It's time for apples

Cooking with Cathie

November 1, 2012 

Fall is apple time and we are fortunate to have access to so many farm-fresh apple varieties. While it is a treat to take a crunchy bite and savor the juice, there are many wonderful ways we can cook with fresh apples and even the juice or cider.

Get your apple bucket and go on a picking spree or visit a produce stand and load up on your favorites. Keep in mind that except for salads, most baked goods, such as pies, are best with apples that have a sweet-tart flavor.

Apples such as Red Delicious are most often used for lunchbox snacks and fruit salads, but can also be used in some naked desserts. My own personal favorites to eat fresh are the green varieties, such as Granny Smith.

Whichever type of apple you prefer, why not cook up some delicious apple treats this fall?


Apple fritters

You can add a bit of vanilla and cinnamon to the batter if you wish.

  • 1 cup sifted flour
  • 1/4 cup sugar
  • 1 teaspoon salt
  • 1 1/2 teaspoons baking powder
  • 1/3 cup milk
  • 1 egg
  • 1 cup finely chopped apple
  • 1/2 cup confectioners' sugar, sifted
  1. In large bowl, sift together flour, sugar, salt and baking powder. Add milk and egg; beat until batter is smooth. Fold in chopped apple.
  2. Drop by teaspoonfuls into deep hot oil (about 375) and at least 2 1/2 to 3 inches deep. Fry for about 2 to 3 minutes, until nicely browned.
  3. Drain well on paper towels then roll in confectioners' sugar while still warm. Serve as is or warm, with syrup, if desired.

Spicy apple butter muffins

  • 2 tablespoons packed light brown sugar
  • 4 teaspoons whole-wheat flour
  • 1/2 teaspoon cinnamon
  • 1 tablespoon butter, cut into small pieces
  • 2 tablespoons finely chopped walnuts (optional)
  • 1 cup whole-wheat flour
  • 1 cup all-purpose flour
  • 1 1/2 teaspoons baking powder
  • 1/2 teaspoon baking soda
  • 1/4 teaspoon salt
  • 1 tablespoon cinnamon
  • 1/2 teaspoon nutmeg
  • 1 large egg
  • 1/3 cup packed light brown sugar
  • 1/3 cup apple butter
  • 1/3 cup maple syrup
  • 1/3 cup apple cider
  • 1/3 cup low-fat plain yogurt
  • 1/4 cup canola oil
  1. Preheat oven to 400. Grease muffin tins. To prepare streusel: Mix the 2 tablespoons brown sugar, 4 teaspoons whole-wheat flour and 1/2 teaspoon cinnamon in a small bowl. Cut in 1 tablespoon butter with a pastry blender or your fingers until the mixture resembles coarse crumbs. Stir in walnuts, if using.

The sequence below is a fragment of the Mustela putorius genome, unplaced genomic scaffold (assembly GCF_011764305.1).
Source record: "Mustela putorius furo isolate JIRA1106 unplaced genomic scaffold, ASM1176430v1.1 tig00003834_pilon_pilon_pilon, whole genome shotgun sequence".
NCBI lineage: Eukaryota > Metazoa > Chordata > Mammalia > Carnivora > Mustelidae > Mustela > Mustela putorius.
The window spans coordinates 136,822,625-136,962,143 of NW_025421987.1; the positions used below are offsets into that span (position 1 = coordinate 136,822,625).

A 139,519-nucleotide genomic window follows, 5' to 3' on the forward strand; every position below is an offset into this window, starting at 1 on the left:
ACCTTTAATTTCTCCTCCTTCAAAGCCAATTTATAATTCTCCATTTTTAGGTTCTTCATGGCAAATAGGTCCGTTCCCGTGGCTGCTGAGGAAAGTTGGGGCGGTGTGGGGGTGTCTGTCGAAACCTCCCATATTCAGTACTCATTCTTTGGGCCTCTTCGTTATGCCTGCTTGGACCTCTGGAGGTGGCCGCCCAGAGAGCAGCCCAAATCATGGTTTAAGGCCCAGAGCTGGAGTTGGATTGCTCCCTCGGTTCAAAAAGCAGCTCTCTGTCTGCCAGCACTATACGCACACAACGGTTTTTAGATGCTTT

2. To prepare muffin batter: In a large bowl, whisk whole-wheat flour, all-purpose flour, baking powder, baking soda, salt, cinnamon and nutmeg until well mixed.
  3. In a medium bowl, whisk egg and brown sugar until smooth. Whisk in apple butter, maple syrup, cider, yogurt and oil. Make a well in the dry ingredients; add the wet ingredients and stir until just combined. Scoop the batter into the prepared muffin cups (they'll be quite full). Sprinkle with the streusel.
  4. Bake muffins until tops are golden brown and spring back when touched lightly, 15 to 25 minutes. Let cool in the pan for 5 minutes. Loosen edges and turn muffins out onto a wire rack to cool slightly before serving. Makes about 10 servings.

Caramel apple dessert with gingersnap crust

Adapted from Taste of Home Magazine.

  • 2 cups crushed gingersnap cookies (about 40 cookies)
  • 1/3 cup butter, melted
  • 1 package (8-oz.) cream cheese, softened
  • 1/4 cup sugar
  • 3 1/4 cups cold low fat milk, divided
  • 1 carton (8-oz.) frozen whipped topping, thawed, divided
  • 2 packages (3.4-oz. each) instant butterscotch pudding mix
  • 1/2 cup hot caramel ice cream topping, divided
  • 1 medium Gala, Cortland or Red Delicious apple
  • 1 medium Granny Smith apple, chopped
  • 1/3 cup dry roasted peanuts, chopped (I prefer to leave these out)
  1. In a small bowl, mix crushed cookies and butter until blended; press onto the bottom of a greased 13-by-9-inch baking dish. Refrigerate for a minimum of 15 minutes.
  2. Meanwhile, in a large bowl, beat the cream cheese, sugar and 1/4 cup milk until smooth. Fold in 1 cup whipped topping; spread over crust.
  3. In a large bowl, whisk the remaining milk and pudding mixes for 2 minutes; let stand for 2 minutes or until soft-set. Stir in 1/4 cup caramel topping. Spoon over cream cheese layer. Cover and refrigerate for 15 minutes.
  4. Spread remaining whipped topping over top. Cover and refrigerate for at least 4 hours or until filling is firm.
  5. Just before serving, top with apples; drizzle with remaining caramel topping. Sprinkle with peanuts, if using. Makes about 15 servings.

Acorn squash with apple cider

  • 1 (about 1 3/4 pounds) medium acorn squash
  • 1 teaspoon extra-virgin olive oil
  • 1/4 teaspoon salt
  • 1/4 teaspoon freshly ground pepper
  • 2 cups apple cider
  • 1 tablespoon packed brown sugar
  • 1 3-inch cinnamon stick
  • 3 whole cloves
  • 2 teaspoons butter
  1. Preheat oven to 400. Oil a large baking sheet. Cut squash in half lengthwise and scoop out seeds. Cut each half in half again lengthwise. Brush the cut sides of the squash with oil and season with salt and pepper. Place the squash, cut-side down, on the prepared baking sheet. Roast for 20 minutes, turn the squash over so the opposite cut side is down, and continue roasting until tender, 15 to 20 minutes more.
  2. Meanwhile, combine cider, brown sugar, cinnamon stick and cloves in a small saucepan; bring to a boil over medium-high heat. Cook, stirring occasionally, until reduced to a thin, syrupy glaze, 20 to 25 minutes. (Watch carefully toward the end to prevent burning.) Remove from heat and discard the cinnamon stick and cloves. Stir in butter until melted. Serve the roasted squash with the cider drizzle. Makes 4 servings

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